Do you have any personal experience with new age cults, or anything in particular that sparked your interest in writing about one?
My whole life, I’ve been desperate to feel the spiritual impulse. Sadly, however, I’ve never experienced it. Pure Cosmos Club was my attempt to understand what it must feel like to be blessed with the gift of faith.
In real life, though, I’m afraid faith is an impossibility for me. That’s because contemporary culture has conditioned me to believe that religion and tradition—anything, really, that historically may have provided a person with bearings—are retrograde and backwards, anathema to progress. And where has all this “progress” led me? Just like everyone else I know, I value status and money above all else.
You’ve been compared to Vonnegut, Murakami, and so many other compellingly absurd writers. Which authors would you say has influenced your writing the most?
I like Jane Bowles for her irreverence. I’ve tried to make Romain Gary’s playfulness my own. But the writer who’s made the biggest mark on me is probably Knut Hamsun. From him, I learned how to write a psychological novel.
Can you talk a little about Paul’s art in the book? Some of his pieces are really wild. What brought you to those ideas? Do you think his art is good?
Paul’s artwork can be perceived as genius or terrible. It really depends on who’s looking.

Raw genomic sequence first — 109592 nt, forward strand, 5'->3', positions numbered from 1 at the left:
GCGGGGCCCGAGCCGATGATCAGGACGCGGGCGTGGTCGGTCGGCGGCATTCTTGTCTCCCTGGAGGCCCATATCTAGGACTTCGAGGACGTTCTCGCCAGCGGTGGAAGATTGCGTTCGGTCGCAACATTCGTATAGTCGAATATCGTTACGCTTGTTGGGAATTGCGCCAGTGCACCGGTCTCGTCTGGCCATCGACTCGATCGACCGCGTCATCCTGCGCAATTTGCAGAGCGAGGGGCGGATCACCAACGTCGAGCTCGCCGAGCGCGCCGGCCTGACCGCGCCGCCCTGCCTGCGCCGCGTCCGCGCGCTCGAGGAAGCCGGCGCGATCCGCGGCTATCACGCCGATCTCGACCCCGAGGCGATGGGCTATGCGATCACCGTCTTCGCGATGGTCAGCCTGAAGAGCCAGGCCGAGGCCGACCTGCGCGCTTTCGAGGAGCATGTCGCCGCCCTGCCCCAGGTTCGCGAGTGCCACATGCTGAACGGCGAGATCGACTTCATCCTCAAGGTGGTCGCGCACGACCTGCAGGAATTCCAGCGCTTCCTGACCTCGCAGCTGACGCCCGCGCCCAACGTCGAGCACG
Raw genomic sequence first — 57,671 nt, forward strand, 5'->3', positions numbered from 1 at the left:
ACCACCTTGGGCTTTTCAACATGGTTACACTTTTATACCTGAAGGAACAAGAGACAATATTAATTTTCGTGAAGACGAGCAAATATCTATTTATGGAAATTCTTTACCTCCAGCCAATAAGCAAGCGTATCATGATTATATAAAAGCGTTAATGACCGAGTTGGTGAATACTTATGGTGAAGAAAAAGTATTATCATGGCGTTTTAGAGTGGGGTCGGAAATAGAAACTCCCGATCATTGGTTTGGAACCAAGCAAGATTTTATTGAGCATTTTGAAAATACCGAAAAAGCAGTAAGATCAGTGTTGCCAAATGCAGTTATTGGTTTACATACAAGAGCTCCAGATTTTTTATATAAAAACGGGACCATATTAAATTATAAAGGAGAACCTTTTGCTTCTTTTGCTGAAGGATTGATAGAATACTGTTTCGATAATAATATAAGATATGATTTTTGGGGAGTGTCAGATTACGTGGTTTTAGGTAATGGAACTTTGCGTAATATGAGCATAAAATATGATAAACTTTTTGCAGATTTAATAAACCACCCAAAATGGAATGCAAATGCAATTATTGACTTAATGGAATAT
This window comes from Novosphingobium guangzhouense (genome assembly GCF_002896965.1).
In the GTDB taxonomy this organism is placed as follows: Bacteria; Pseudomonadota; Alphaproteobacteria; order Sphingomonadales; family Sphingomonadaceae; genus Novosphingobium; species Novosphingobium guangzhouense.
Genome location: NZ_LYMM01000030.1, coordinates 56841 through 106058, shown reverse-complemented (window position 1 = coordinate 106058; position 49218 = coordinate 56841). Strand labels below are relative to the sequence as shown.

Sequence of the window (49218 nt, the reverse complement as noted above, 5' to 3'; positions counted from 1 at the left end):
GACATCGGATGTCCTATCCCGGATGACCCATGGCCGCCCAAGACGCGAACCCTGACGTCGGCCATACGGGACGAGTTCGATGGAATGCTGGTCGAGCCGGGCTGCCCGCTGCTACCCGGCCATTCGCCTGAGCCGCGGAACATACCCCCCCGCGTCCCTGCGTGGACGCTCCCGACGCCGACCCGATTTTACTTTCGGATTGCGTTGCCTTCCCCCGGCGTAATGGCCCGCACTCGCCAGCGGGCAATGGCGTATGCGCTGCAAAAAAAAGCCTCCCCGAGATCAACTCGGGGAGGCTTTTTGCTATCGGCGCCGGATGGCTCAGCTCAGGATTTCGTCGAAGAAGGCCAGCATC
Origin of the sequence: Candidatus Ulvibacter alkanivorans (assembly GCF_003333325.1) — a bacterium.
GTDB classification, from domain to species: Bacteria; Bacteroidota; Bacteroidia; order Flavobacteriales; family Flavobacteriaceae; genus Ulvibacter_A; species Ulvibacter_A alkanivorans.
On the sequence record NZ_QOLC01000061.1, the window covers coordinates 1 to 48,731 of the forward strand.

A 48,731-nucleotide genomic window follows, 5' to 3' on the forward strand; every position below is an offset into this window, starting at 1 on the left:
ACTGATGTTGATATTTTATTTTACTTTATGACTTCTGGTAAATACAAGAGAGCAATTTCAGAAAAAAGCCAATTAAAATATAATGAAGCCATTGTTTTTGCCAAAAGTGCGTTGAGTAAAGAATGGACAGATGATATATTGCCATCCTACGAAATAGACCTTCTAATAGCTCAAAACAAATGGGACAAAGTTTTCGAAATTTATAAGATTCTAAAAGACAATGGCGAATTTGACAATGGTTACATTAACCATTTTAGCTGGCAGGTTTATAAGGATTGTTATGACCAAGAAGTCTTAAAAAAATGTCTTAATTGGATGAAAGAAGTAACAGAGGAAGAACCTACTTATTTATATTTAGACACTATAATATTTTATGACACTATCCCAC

A lot of readers have commented on Paul’s portraits of Gwyneth Paltrow. Throughout the series, she becomes increasingly menacing, culminating in a final painting in which she’s sprouted bat wings and horns, and is holding all of mankind in a saucer of anti-aging cream.
Perhaps my favorite of Paul’s work is the blood painting he makes of himself standing under an advertisement for prescription painkillers, holding a tray of quiche, with Blanche’s silhouette overhead in the window of an apartment building. Paul describes the work as an “archetype of the modern intellectual, racked with anxiety and disquiet.” However, he doesn’t even realize that he’s painted his future guru’s face into the background of the painting.
But if I’m being honest, I can take no credit for the concepts behind Paul’s art. They appeared in my mind fully formed exactly when I needed them, almost like gifts from God.
What are you reading at the moment?
I’m answering these questions from Geneva, Switzerland. Normally, I stuff my bag full of books when I travel. This time, however, I only brought one, a galley of James Reich’s A Moth for the Star. It’s an excellent novel, and I read the whole thing on the flight over. Now, I’m bookless. So, for the past couple weeks, I’ve spent every free moment trying in vain to learn French using an app on my phone.
Jamie Kahn is the contributing features editor for Epiphany Magazine and has written for Glamour, Brooklyn Magazine, The Los Angeles Review, and others.